Three female MPs brought their babies to the House of Commons while they were sworn in to take their seats this week. Here’s why that’s so significant.
Regardless of whether or not you are happy with the election’s winning political party, the fact that there was a record number of elected female MPs is a reason to celebrate.
Among these women are Labour MPs Stella Creasy and Ellie Reeves, and Conservative MP Kemi Badenoch. It was a particularly significant moment for Creasy, after campaigning for her right to take maternity leave.
Earlier this year, she wrote in the Guardian, explaining that the The Independent Parliamentary Standards Authority (Ipsa) does not “recognise” that MPs go on maternity leave”. She is now the first MP to have a ‘locum MP’ take over for her maternity period, after giving birth to her daughter Hettie last month.
That’s why the videos and photos of Creasy, Badenoch and Reeves being sworn into parliament with their babies strapped to their chests are so significant. Giving the oath or affirmation of allegiance allows MPs to take their seat in the Chamber, speak in debates, vote and take a salary.
In an Instagram post, Creasy explained: “Under current parliamentary procedure I had to go in today to swear in so that I can have maternity leave and Walthamstow still gets a vote via my proxy… thankfully Hettie not too bothered by the mother of all parliaments…#indiebaby #walthamstow.”
Badenoch is also on maternity leave but she does not have a locum MP covering her.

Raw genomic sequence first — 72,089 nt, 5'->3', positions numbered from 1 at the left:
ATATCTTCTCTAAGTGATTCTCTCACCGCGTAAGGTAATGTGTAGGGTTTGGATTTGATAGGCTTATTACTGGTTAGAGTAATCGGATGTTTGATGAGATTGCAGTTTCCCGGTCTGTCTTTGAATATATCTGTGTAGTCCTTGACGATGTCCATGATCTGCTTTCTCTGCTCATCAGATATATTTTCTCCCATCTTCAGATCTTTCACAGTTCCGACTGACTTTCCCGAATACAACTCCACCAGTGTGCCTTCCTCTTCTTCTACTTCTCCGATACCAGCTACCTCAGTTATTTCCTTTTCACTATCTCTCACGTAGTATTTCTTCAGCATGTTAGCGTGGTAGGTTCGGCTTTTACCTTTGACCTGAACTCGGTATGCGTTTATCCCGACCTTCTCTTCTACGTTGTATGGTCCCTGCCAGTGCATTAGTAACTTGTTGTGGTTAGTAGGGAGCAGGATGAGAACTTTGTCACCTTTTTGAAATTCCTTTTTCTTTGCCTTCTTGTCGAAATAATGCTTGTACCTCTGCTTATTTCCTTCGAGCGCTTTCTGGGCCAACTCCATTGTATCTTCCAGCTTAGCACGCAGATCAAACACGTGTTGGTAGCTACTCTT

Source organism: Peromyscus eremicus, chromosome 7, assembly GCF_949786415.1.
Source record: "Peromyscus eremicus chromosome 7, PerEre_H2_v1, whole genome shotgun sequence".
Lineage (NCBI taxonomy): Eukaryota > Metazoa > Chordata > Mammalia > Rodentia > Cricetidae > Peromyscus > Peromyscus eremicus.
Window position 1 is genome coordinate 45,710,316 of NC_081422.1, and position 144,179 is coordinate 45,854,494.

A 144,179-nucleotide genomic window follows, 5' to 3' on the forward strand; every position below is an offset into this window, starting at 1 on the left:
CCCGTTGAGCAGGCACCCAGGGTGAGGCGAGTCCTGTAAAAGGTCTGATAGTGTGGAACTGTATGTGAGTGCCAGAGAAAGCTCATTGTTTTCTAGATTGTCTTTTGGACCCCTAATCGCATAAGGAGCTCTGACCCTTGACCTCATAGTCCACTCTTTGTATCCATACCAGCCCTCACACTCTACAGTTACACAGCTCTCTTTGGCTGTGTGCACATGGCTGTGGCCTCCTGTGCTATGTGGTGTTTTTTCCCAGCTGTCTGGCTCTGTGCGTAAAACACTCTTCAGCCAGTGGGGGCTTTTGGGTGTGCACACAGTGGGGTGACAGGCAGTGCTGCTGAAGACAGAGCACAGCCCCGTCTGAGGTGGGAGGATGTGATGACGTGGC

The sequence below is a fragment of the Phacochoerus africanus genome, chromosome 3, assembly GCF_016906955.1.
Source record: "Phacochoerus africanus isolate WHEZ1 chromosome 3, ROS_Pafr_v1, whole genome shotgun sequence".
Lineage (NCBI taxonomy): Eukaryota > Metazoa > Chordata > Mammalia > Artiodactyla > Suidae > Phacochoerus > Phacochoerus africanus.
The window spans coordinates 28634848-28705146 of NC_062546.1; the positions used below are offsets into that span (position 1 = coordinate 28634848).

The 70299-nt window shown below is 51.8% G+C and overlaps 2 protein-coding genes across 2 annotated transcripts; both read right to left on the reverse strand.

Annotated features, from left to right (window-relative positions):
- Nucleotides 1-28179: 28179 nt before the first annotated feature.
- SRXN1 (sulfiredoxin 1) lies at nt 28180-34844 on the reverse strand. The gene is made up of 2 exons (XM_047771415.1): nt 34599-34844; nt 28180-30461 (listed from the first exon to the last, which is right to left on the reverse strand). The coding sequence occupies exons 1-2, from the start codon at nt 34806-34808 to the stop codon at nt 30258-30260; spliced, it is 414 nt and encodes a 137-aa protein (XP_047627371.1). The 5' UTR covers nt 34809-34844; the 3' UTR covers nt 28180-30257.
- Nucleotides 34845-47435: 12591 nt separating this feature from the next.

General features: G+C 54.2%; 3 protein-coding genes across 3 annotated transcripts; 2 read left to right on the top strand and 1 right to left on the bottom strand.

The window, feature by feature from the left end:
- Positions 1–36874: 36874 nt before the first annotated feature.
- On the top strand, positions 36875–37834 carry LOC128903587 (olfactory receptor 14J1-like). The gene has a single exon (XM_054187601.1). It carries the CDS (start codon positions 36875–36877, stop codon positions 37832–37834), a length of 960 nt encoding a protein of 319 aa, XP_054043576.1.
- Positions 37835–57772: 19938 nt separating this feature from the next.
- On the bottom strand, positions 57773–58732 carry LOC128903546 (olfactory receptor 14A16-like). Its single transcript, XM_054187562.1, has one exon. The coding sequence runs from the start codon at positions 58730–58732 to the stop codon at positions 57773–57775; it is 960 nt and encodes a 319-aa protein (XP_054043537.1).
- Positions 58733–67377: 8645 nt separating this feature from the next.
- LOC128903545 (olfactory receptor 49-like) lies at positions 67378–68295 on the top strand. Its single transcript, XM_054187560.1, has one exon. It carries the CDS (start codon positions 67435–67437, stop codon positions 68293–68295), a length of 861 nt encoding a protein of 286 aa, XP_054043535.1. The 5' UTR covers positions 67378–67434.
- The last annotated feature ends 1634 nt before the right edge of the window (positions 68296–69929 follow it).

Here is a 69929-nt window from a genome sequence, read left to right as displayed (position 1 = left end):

After being re-elected for her seat in Saffron Walden last week, Badenoch thanked her team and supporters for their support, adding: “Especially just after I had my baby and wasn’t in any fit state to campaign.”
Reeves also gave birth to her baby during the election campaign, before taking the Lewisham West and Penge seat.
She wrote on Twitter: “Today I had to go into parliament to swear in so that I can be an MP. Now looking forward to taking some maternity leave with my five week old baby. My office will run as normal during this time and can be contacted at email@example.com or 0207 219 2668.”
Earlier this year, she explained the significance of the one-year trial for proxy voting for MPs who are new parents .
“MPs have an outdated voting system which still sees many votes going late into the evening or night time, often with little or no notice, with multiple votes taking hours to complete because we have not kept pace with modern technologies, she wrote in the i Paper.
“In fact, so slow has the pace of change been, that it was not until January 2019 that a proxy voting trial was introduced for MPs who give birth or adopt.”
She added: “It was, in part, the introduction of proxy voting, that meant that my husband and I could make the decision to have another child.”
Although there’s clearly still a long way to go for parliament to make work fairer for female MPs with children, this proves that steps are being taken in the right direction.